Shares of companies selling stock often fall because of an increase in supply hitting the market—and they do so frequently in the hours before a big block is sold, a phenomenon that has long raised questions on Wall Street.
Some of the funds that received subpoenas act as “liquidity providers” to Wall Street firms, according to some of the people, standing by to purchase large amounts of stock or other securities, including those that have few interested buyers.
The rules governing when and how Wall Street firms can tell clients about coming block trades are murky. In some cases, there are questions around whether divulging certain information or acting on it is improper or illegal, lawyers say.
The Financial Times article oddly described block trading as a growing business, which might give non-financial readers the mistaken impression that it’s a new business. It isn’t. Block trading was well established back when I was at Goldman in the early 1980s. It was also understood then to be an exercise in loss minimization. Block trading was an accommodation to large traders. One comment made some key points better than I could have:
Banks are effectively committing capital for these large blocks and are taking these positions from their institutional clients against the short term market trend. A.k.a. “negative selection”.
They do it for several reasons:
– Hidden payback for order flow.
– Liquidity for their “central risk book”.
– Market share in equities trading (very important when they pitch for an IPO).
To minimize the losses on this ‘against the market’ trading, banks will effectively resort to every single trick known: front-run the client on correlated/cointegrated stocks (exploit the momentum created by the market impact), build ‘special interest pairs trades’ and offer them to other clients, abuse their IOI communication channels, etc.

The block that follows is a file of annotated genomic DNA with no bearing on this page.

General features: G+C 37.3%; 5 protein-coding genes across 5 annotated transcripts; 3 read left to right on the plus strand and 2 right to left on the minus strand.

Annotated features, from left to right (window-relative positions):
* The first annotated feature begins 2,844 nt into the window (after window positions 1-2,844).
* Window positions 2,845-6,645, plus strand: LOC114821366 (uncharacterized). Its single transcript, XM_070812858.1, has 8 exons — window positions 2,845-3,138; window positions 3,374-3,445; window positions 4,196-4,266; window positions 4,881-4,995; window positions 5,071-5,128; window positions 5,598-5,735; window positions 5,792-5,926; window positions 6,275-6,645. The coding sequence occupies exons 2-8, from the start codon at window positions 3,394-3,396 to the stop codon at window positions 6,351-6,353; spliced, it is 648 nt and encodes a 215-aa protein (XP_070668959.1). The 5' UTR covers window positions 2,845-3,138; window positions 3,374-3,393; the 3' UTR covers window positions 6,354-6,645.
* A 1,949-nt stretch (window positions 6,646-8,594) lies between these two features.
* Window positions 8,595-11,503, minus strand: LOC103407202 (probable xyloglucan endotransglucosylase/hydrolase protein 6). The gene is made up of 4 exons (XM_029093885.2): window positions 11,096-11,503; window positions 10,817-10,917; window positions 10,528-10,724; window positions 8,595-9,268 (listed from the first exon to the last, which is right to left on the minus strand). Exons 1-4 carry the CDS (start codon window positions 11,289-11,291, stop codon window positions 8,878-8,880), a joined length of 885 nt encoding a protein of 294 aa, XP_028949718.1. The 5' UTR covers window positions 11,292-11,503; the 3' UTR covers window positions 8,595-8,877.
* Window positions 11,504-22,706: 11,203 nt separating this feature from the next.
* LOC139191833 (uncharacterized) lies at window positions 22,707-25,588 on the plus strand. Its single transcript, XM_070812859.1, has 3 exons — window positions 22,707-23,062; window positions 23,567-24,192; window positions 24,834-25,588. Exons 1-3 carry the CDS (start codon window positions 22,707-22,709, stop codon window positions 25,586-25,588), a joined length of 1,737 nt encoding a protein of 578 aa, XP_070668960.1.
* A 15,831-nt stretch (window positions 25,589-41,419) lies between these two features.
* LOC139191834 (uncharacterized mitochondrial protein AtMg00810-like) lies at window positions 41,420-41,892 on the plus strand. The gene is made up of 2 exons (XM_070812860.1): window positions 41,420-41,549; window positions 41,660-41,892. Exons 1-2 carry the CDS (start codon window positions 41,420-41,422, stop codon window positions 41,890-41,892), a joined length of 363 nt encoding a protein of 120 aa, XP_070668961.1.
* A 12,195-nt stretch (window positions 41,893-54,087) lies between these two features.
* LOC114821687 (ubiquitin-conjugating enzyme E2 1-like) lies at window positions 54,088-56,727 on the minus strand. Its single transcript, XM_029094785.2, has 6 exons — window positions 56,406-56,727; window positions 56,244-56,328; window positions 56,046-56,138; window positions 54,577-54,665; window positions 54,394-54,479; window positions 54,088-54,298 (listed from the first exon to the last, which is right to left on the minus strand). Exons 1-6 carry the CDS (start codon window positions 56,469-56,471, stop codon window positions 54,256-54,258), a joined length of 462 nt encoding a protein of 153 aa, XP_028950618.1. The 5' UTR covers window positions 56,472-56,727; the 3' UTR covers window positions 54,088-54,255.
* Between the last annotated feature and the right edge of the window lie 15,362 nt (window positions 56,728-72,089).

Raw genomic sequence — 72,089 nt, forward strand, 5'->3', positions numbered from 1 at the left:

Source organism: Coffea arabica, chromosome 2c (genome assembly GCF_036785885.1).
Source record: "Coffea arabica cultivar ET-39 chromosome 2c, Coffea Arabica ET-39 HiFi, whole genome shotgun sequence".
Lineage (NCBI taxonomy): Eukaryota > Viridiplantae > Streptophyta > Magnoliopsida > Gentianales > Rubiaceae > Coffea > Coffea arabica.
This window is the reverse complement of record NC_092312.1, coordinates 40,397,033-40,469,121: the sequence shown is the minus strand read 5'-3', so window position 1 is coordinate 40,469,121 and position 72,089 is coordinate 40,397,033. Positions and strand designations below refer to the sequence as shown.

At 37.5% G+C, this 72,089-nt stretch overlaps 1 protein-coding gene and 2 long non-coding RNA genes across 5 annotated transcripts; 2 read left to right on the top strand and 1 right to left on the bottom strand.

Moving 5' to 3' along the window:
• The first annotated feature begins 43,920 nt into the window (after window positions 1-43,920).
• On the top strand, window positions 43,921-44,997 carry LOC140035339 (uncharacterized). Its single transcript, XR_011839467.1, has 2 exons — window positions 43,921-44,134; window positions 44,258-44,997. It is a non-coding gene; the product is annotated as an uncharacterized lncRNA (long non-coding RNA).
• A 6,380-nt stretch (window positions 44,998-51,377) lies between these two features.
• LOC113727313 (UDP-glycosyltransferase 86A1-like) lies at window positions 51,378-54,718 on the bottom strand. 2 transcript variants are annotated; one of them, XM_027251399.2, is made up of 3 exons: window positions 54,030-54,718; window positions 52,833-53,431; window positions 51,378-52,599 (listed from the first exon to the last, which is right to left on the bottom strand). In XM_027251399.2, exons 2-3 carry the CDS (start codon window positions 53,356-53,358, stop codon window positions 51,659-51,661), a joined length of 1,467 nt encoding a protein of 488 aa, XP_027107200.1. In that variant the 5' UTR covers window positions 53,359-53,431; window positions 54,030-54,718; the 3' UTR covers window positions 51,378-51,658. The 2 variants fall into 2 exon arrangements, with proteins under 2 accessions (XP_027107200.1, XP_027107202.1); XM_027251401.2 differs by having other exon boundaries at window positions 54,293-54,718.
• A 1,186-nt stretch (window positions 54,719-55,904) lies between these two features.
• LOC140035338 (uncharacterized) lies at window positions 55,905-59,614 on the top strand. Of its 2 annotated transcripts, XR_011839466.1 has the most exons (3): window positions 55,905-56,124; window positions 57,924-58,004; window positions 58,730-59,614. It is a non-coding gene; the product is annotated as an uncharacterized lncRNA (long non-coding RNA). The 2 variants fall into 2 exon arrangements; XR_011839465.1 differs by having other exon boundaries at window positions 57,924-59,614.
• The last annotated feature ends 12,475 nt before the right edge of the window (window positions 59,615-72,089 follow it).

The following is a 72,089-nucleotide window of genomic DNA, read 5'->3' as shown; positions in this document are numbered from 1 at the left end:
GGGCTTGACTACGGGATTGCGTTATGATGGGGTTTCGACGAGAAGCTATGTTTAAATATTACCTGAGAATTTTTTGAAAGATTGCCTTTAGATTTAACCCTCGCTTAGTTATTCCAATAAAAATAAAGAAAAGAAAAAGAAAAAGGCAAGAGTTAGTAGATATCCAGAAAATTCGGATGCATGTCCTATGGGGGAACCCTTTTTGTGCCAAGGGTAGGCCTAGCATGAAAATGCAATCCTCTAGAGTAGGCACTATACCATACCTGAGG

If the SEC wants to check for improperly trading on this information, all they need to do is audit the banks’ departments involved in block trading in a detailed manner. Banks do not supervise adequately everybody with access to this information. And often, this information is leaked by the operators of dark liquidity pools – red flag if the bank operates (directly or indirectly) such a “systematic internaliser”.
Another Financial Times reader and the Journal both indicated that sellers would often solicit bids on a block from more than one dealer. Maybe my recollection of the stone ages of my youth is off, but that would not have been a normal practice then. Shopping a block was guaranteed to depress the stock price. Shopping did happen in the “basket trading” or “program trading” days, when sellers would offer a mixed bag of stocks and describe its attributes but not all of its constituents. That is not as crazy as it sounds. My former client, O’Connor & Associates, could have hedged a huge trade of Ford stock without shorting Ford or using Ford puts.
So even if no fines or sanctions come out of these investigations, merely having a more serious SEC breathing down the necks of the big boys should lead them to toe the line more than they have. And as the Wall Street Journal article alludes, it might also lead the agency to issue rules that draw some bright lines in now murky areas.